Devoted to the Propagation and Defense of New Testament Christianity
November 10, 1949
NUMBER 27, PAGE 2,7b

D. N. Jackson, Baptist Preacher, Is Very Unhappy

Roy E. Cogdill

In a recent article in "The American Baptist", full of false charges and ranting in general, D. N. Jackson, formerly of Laurel, Mississippi, expresses his extreme displeasure over the publication of the debate which I had with him in Lufkin, Texas, nearly three years ago. He is highly dissatisfied with it and I am not in the least surprised, for I knew he would be. In fact, when the debate was over, Brother J. Early Arceneaux, who moderated for me, told me that Mr. Jackson would never let the debate be put in print if he could help it. True to that prediction, Mr. Jackson did his best to help it, but just couldn't, for I had a written contract with him for its publication.

There isn't a charge of unfairness that Mr. Jackson made that isn't answered in the correspondence in the front pages of the book. I knew these misrepresentations and false charges would come when the book appeared, so I just put the correspondence in the front of the book and answered them in advance. I knew Mr. Jackson in advance, and being acquainted with his doctrine also, I knew that he believed that he could misrepresent anything and never have to answer for it. That is the advantage of being a Baptist.

Who Did The Challenging?

Ordinarily that question would be a childish argument, but in a debate with D. N. Jackson and other Baptist preachers it becomes vital Jackson will not debate one of our brethren without having both the first and the last speech on every question. He claims that he is entitled to such consideration because he is the one challenged. It is peculiar that is always the case when he debates. He has met a good many of our brethren and always he is the one challenged—that is, to hear him tell it. During the St. Louis debate with W. Curtis Porter, he gave that as the reason why in all five debates he had had with Porter he had refused to debate without the first and last speeches. I was present during that debate and knowing that he had refused to meet me unless he had the same advantage and knowing also that I had not challenged Mr. Jackson, I told Brother Porter about it and he used it publicly. He professed ignorance of the matter when Brother Porter brought it to his attention, and asked me about it privately. I called to his attention that he had written me and sent propositions to me first and that was what I knew about the matter in addition to the fact that I had never challenged Mr. Jackson in any way or fashion.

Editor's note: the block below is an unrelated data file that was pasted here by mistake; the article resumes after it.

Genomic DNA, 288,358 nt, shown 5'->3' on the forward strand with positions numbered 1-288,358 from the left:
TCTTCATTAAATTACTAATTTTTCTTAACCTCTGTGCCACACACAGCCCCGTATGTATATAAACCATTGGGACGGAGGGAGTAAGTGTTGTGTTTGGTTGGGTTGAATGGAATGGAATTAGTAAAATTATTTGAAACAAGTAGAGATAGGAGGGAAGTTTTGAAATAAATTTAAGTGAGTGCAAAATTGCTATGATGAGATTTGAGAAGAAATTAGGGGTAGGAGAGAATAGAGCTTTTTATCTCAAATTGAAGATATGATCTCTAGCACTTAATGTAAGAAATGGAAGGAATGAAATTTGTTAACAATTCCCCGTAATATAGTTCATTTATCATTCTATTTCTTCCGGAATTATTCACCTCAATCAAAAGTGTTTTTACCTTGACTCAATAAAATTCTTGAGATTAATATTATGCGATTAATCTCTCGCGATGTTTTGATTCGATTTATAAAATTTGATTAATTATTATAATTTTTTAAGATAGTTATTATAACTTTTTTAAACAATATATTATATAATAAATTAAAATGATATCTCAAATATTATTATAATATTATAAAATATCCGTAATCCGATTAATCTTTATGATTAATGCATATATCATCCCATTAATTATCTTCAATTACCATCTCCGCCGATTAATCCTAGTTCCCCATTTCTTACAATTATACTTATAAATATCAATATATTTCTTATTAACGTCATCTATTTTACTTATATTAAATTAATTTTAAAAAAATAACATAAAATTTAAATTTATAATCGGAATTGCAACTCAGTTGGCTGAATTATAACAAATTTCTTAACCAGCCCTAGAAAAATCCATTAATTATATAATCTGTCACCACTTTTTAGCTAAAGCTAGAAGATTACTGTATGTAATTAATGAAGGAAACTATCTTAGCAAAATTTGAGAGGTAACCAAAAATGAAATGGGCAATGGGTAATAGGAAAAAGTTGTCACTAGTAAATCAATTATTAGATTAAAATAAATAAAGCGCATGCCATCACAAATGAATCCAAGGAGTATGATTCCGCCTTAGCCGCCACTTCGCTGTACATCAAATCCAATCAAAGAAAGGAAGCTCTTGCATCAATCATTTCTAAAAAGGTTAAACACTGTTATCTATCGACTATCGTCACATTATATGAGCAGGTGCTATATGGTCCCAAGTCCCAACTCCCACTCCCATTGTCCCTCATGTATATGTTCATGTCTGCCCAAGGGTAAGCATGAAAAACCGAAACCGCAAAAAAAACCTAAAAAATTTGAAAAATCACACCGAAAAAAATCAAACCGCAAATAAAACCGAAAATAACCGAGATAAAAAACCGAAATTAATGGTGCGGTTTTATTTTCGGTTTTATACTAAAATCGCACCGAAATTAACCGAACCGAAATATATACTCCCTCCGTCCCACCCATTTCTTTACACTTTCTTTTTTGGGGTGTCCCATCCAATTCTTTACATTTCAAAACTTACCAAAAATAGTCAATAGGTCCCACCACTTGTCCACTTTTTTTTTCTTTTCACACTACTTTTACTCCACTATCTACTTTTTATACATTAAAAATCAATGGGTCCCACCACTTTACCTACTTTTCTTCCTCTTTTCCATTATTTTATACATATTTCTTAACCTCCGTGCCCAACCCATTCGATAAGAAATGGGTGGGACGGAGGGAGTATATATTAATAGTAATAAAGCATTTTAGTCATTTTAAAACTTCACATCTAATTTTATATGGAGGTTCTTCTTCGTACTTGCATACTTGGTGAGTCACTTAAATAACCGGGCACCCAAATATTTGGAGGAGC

During the Lufkin debate, where that matter could have been settled, he let it pass by—was careful not to mention it—but did deny that he always insisted on both the first and last speech. I have yet to find an exception to that in his debates with our brethren. Mr. Jackson's first letter is printed in the book on page VI of the introductory matter under the heading of Opening Preliminary Negotiations. That letter speaks for itself. Mr. Jackson's charge that I misrepresented matters in St. Louis and his excuse for demanding the first and last speeches in our Lufkin debate, refusing to move from his practice in that regard even through several months correspondence, is just another of his falsehoods for which he thinks he will not have to answer in the judgment,

Who Delayed Publication?

Here again Mr. Jackson is careless with the truth and I suppose in good conscience if Mr. Jackson really believes his doctrine. The facts again are easily discerned from the correspondence. The debate was held from December 10 to 13. The holiday period came on and the work of transcribing was delayed during that period. On April 17, I wrote Mr. Jackson that the transcribing had been completed and that the manuscripts would be checked for errors in transcribing and sent to him without delay. That was done and the manuscript, complete, with both his speeches and mine, was mailed to him, registered mail, in May. Under date of June 21 he acknowledged receipt of the transcript of the debate and assured me that he would return his speeches edited within a reasonable length of time.

On November 5, I wrote Mr. Jackson that he had had the manuscripts in his possession for more than six months and not even one of his speeches had been returned so we could start setting type. Under date of January 10, I received the first speech of Mr. Jackson's and a letter which appears in the book making his excuses for the delay. While he was thus delaying, both Mr. Jackson and Mr. Bogard were falsely charging that the delay was mine and that I did not want the debate to appear in print. I don't know where Mr. Bogard got his misinformation, but Mr. Jackson knew better all the time.